Our Panel of Perfectionists Picks Apart Your Pictures
By Adorama Learning Center Editors
April 6, 2012
"Great moment and genuine emotion captured here! However, it looks as though turning this image black and white was an afterthought."—Jena Ardell
© Kimberly Thorn, Goshen, CT. Gear: Nikon D80 with Nikkor 55-200mm f 4.5-6 taken at 200mm, f/8. handheld. Manual Exposure: 1/400 sec, ISO 320.
"I chose this picture because I love natural portraits and my goal is to be the best I can be at capturing the true essence of an individual, so I would very much like all the criticism and ideas on how I can improve within this category. This picture is of my husband Clint. It was taken during a brief moment while he stopped working on the construction of the new dairy barn."
Our critics say...
Jena Ardell: Great moment and genuine emotion captured here! However, it looks as though turning this image black and white was an afterthought. There is a lot of untapped post-editing potential in his beard and in the texture of that hat. If you're going to make something black and white, you might as well go full-throttle! The dodge/burn tool in Photoshop would have greatly improved this photograph. If you don't have post-editing software, a polarizing filter would have created a richer contrast and darkened the sky. A reflector or a little fill-flash would have brightened up the brow and eye area, making that smile even more pleasant.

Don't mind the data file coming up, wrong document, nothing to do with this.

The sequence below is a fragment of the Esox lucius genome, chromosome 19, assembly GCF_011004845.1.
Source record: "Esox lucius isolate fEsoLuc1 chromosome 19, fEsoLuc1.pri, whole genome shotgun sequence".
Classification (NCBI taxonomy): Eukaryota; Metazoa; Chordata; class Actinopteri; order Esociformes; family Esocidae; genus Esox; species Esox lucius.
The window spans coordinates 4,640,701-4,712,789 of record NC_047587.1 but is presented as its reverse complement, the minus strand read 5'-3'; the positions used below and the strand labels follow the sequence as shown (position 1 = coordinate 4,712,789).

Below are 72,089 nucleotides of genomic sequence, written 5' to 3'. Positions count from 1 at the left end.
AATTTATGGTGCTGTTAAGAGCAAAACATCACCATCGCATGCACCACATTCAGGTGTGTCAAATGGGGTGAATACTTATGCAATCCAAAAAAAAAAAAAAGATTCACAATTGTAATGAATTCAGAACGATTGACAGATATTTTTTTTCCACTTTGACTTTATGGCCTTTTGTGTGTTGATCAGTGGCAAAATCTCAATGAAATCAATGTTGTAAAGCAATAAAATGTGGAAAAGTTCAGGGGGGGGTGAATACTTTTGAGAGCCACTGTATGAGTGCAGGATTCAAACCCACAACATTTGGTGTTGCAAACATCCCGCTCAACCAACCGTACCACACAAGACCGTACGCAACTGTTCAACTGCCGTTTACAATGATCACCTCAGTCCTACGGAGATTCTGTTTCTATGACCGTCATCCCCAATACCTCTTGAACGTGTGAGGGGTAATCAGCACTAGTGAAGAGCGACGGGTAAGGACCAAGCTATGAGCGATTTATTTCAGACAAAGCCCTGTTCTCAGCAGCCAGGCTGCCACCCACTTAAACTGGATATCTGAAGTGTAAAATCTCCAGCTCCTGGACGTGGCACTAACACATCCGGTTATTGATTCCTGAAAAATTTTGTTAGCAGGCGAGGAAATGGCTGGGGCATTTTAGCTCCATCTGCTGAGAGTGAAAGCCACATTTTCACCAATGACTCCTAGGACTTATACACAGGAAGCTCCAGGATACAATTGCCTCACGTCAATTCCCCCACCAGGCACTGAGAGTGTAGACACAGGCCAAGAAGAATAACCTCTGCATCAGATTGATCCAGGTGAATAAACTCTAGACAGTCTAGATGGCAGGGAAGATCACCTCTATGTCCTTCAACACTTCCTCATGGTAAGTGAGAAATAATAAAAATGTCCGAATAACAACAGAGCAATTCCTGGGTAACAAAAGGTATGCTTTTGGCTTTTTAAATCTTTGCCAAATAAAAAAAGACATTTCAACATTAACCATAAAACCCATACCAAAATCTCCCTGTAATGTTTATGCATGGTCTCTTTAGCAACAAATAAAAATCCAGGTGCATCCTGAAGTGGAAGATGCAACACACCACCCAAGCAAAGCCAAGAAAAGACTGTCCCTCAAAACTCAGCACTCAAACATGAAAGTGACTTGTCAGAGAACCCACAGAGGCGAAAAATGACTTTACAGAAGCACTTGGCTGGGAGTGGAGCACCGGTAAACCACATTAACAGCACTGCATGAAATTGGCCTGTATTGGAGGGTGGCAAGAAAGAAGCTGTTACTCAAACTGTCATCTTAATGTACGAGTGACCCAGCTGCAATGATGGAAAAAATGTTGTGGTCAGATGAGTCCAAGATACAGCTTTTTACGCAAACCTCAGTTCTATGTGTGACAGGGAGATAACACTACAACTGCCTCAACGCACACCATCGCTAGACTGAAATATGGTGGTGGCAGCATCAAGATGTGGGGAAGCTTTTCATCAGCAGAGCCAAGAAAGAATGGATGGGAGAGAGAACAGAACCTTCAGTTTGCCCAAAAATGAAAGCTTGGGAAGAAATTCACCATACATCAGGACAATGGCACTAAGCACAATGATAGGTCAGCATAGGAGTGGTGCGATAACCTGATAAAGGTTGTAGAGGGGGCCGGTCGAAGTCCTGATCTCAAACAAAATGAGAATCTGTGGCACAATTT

Mason Resnick: In a photograph such as this, which candidly captures a contemplative moment, the goal is to focus the viewer's attention on the subject, but in several subtle ways, the composition here undermines that purpose. The light shapes of tree limbs in the background draw my eyes away from the face (which, by the way, is overexposed with overly dark shadows that, as Jena says, should have been fixed in post-processing). Crop closer, and eliminate the distractions, and let the subject be off-center! Crop in from the right and the top right to the edge of his hat, and use software to reduce contrast, which will open up shadow details.
Russell Hart: I agree with Jena, except that what I'm missing in terms of detail is in your husband's skin, rather than his beard or hat. There should be more tone and texture in it. RAW would let you pull that detail back in, but even if you shot in JPEG you should be able to improve on it. On the other hand, it looks from the sparkly stuff in his beard as if you might sharpened a bit too much. It also looks as if you were zoomed pretty far in, maybe close to your 200mm limit. Focal lengths beyond say 105mm or at most 135mm in head-and-shoulders portraits tend to cause a certain flatness. If you'd moved closer and shot with a shorter focal length the picture would have been more dimensional. Of course then your husband would have been more aware of you, and with your variable-aperture zoom, the background would have been sharper and possibly distracting. Shorter focal length for volume, faster lens for more background defocus, always compromises!
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